Autonomous Operator 2.4 release is primarily focused on adding some key features introduced in Couchbase Server 7.1 to Autonomous Operator such as support for ARM platforms and Encrypted Certificates, as well as other improvements related to TLS Certificate Management, cloud backups, index configuration, and the Prometheus Exporter.
Over the last few years, the ARM v8 processors which have generally been found in mobile devices, have gained popularity with both desktop hardware vendors and major Cloud Service providers.
In Couchbase Server 7.1.0 we added support for AWS Graviton-based instances, and since Couchbase Server 7.1.1 we have published multi-arch Docker container images supporting both
Now, with Autonomous Operator 2.4, all tools and container images for Open Source Kubernetes platforms are available for both architectures, allowing deployments on either
arm64 as well as migrations between the two.
|Support for ARM on the OpenShift Container Platform was added in Operator 2.4.2.
Couchbase Server 7.1 introduced support for Encrypted Private Keys, allowing administrators to use an encrypted private key using PKCS #5 v2 algorithms like AES 256.
Autonomous Operator 2.4 now exposes this feature, which prevents storing the TLS private key unencrypted anywhere on the system.
See TLS Passphrase Protection for further details.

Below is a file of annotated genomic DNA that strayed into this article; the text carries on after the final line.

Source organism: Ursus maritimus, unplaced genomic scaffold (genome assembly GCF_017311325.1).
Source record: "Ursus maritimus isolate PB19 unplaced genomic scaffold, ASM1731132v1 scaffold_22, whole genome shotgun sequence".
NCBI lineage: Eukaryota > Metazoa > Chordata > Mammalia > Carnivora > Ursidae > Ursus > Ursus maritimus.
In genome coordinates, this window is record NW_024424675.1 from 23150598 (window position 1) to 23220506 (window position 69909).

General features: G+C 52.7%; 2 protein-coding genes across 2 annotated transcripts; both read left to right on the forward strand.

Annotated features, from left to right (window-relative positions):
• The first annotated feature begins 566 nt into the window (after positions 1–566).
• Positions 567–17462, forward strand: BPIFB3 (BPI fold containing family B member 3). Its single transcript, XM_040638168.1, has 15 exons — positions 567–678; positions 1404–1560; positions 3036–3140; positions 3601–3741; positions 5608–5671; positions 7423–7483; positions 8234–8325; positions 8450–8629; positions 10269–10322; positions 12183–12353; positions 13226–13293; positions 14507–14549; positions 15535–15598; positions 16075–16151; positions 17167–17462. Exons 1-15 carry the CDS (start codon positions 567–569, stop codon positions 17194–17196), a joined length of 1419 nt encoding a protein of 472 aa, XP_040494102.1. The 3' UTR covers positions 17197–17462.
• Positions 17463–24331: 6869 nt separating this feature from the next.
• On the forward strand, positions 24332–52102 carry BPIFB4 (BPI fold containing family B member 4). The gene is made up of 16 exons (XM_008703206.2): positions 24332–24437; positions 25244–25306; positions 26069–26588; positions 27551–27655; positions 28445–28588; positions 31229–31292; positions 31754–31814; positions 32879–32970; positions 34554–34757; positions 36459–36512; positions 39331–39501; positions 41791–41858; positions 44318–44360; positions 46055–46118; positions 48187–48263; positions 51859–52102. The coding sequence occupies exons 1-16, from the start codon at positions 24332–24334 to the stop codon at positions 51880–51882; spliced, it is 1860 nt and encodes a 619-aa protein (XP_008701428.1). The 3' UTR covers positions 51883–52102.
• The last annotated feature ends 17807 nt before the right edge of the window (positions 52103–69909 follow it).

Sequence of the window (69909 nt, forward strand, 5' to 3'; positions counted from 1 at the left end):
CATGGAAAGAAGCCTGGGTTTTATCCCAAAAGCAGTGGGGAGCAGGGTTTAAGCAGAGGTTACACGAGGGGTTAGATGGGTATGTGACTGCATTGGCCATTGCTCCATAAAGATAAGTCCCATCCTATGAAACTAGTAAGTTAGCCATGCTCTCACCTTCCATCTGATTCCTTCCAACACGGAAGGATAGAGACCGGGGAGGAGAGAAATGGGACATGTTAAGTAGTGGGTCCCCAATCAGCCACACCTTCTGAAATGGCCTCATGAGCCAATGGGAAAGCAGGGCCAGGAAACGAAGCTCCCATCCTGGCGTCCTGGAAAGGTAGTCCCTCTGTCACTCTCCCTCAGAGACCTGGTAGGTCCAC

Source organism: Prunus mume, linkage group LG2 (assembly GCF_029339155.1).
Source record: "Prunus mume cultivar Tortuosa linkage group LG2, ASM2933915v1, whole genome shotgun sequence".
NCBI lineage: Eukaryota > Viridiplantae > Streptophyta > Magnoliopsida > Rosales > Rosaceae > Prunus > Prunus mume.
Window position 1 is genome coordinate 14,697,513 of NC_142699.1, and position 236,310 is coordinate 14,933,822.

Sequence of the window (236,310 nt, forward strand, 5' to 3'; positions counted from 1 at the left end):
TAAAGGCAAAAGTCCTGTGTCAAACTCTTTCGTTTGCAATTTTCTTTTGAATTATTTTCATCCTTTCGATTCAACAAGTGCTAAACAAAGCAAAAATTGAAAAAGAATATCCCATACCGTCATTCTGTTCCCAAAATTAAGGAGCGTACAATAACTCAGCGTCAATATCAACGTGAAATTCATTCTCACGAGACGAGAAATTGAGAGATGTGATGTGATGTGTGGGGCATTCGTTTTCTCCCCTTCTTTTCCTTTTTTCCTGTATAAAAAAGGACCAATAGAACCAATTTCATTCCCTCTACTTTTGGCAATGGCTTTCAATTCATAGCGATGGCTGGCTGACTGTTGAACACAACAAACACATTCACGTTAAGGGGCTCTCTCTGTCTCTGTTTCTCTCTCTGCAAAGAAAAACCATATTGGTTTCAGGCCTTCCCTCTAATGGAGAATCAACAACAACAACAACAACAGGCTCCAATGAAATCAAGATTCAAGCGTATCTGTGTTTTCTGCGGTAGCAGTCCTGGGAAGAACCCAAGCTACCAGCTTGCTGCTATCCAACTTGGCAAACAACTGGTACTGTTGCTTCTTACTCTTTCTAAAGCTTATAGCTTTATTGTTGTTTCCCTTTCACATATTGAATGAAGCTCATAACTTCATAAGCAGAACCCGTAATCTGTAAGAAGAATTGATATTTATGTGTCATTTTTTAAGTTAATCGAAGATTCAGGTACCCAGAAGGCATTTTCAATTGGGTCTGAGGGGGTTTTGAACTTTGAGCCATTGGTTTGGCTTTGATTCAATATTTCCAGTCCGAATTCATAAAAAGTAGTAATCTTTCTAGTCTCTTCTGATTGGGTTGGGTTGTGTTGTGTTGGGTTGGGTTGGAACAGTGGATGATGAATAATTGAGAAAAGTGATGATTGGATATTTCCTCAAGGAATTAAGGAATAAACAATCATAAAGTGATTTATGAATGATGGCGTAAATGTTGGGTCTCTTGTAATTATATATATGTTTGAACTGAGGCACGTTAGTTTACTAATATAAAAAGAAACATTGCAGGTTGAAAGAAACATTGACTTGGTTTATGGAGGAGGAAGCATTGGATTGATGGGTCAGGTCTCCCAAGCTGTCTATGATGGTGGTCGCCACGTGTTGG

This release adds several other improvements in the area of TLS Certificate Management.
With support for multiple Root CA’s in Server 7.1, certificates no longer need to be explicitly supplied for LDAP and instead can be placed inside the
RootCAs array. See tlsSecret
It is now possible to include multi-PEM CAs in the Server
Certificate Rotation has been expanded to allow plain text reload as a last resort in case of already-expired certificates. See Replacing expired Certificates
Relatedly, the Operator now raises Kubernetes Events when it detects TLS expiration.
Cloud Backup and Restore in Couchbase Server 7.1 now supports the use of Azure and GCP blob storage, and also adds the option to use an ephemeral volume for the staging directory. See Backup and Restore to a Cloud Store
Although the Exporter is no longer required when using Couchbase Server 7.x, which contains a native Prometheus endpoint, it may still be desirable to use the Couchbase Prometheus Exporter.
This release adds performance improvements and tuning options, see Configure Prometheus Metrics Collection for details.
In Kubernetes it is possible to use a local storage device (such as a disk, partition, or directory) as a Persistent Volume (see local).
From Couchbase Autonomous Operator 2.4.1, it is now possible to use these Local Volumes when deploying Couchbase Server resources. See Local Persistent Volumes for full details.